Symposium on Language and Perception
The symposium will be held Monday, April 4, 2005, from 12:00-2:00 PM in the
Dogwood Room of the Indiana Memorial Union.
Language has frequently been characterized as a system with terms that
get their meaning solely from their relations to other terms within the same system.
By this account, language is viewed as a closed system with little contact to
the world. In contrast, there has been considerable recent interest in grounding
language in human perceptual and motor systems, and also rekindling the notion
that our perceptions and actions may be influenced by language. The three panelists
in this symposium will disucss the bidirectional interactions between language
and perception. Topics that will likely be covered include:
- How does language affect what are normally considered to be lower-level
perceptual and motor processes?
- Is language best conceptualized as a symbolic system in which terms derive
all of their meaning from their relations to one another?
- How does the language we acquire augment our ability to represent, reason
about, and computationally process our world?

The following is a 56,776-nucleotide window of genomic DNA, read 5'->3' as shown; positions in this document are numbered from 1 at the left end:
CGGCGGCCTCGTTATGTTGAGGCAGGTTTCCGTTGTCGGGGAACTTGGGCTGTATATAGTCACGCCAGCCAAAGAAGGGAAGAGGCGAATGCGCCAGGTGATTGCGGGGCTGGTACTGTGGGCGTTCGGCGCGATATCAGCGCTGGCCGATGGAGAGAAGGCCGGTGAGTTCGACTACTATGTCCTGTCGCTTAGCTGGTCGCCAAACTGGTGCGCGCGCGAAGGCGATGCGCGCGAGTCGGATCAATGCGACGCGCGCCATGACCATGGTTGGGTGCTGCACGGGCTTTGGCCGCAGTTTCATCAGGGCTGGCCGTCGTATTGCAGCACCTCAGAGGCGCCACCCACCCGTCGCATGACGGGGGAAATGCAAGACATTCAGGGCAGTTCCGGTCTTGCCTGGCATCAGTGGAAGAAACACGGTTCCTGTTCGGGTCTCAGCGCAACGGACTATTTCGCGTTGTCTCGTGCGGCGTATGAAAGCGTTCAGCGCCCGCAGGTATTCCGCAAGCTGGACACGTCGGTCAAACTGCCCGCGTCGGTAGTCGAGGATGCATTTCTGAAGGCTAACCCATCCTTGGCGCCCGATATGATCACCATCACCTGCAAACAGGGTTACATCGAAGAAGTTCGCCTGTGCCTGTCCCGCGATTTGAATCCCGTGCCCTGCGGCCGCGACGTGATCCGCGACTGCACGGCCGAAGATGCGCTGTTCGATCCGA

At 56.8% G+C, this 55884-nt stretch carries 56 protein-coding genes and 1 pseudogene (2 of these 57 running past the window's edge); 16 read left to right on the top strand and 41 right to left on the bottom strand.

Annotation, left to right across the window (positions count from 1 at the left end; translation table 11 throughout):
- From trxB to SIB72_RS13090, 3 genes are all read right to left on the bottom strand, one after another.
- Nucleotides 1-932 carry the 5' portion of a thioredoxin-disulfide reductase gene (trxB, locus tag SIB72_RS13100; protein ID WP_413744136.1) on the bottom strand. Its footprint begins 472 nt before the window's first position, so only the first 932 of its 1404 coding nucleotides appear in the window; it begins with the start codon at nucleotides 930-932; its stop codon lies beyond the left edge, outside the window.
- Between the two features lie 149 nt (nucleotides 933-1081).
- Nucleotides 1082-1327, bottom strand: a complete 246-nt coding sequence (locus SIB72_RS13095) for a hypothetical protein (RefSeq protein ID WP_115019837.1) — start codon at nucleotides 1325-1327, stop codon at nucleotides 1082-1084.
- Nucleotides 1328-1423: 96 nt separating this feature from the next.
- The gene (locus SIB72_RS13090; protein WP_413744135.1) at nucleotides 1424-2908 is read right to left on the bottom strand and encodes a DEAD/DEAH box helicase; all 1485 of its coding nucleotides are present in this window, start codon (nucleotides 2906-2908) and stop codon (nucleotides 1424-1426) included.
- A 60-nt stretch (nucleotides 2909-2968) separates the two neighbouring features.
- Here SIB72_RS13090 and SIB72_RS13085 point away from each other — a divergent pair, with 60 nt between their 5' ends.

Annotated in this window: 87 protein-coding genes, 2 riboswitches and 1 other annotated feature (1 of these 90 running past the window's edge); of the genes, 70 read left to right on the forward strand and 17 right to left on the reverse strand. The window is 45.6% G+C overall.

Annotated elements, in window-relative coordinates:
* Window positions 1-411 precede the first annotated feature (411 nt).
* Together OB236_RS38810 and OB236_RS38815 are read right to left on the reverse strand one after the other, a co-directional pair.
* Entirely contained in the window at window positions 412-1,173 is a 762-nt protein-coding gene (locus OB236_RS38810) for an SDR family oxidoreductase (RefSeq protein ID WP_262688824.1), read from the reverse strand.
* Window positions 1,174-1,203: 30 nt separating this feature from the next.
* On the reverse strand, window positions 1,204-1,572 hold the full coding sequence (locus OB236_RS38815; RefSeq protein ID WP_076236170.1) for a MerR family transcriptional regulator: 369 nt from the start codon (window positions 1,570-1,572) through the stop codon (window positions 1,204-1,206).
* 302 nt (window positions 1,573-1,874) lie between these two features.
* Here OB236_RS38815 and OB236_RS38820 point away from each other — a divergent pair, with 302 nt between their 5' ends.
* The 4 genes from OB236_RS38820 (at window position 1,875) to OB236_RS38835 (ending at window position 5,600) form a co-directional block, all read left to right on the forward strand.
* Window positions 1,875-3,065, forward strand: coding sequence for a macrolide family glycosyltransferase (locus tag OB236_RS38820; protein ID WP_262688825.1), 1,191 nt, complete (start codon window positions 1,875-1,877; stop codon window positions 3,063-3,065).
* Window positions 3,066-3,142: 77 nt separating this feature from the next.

- How do our perceptual abilities shape language processes normally considered
to be arbitrary or ungrounded?
- How much of our language is perceptually grounded? How else can elements
of our language get their meaning?
- How are the various components of language (word meanings, sounds, and grammatical
constructions) influenced by perceptual and action processes? How do these
same components influence perceptual and conceptual processes?
Lera Boroditsky, Assistant
Professor of Psychology, Stanford University
Stevan Harnad, Canada Research
Chair and Professor, Université du Québec à Montréal
Chancellor’s Professor of Psychology, Indiana University
Organizer: Robert Goldstone
Sponsor: The Indiana University
Cognitive Science Program
12:00-12:30 - Lera Boroditsky, "From Perception to Language and Back
12:30-1:00 – Stevan Harnad, “How to Get Off the Chinese/Chinese
1:00-1:30 – Linda Smith, "On the inseparability of language and
1:30-2:00 – open discussion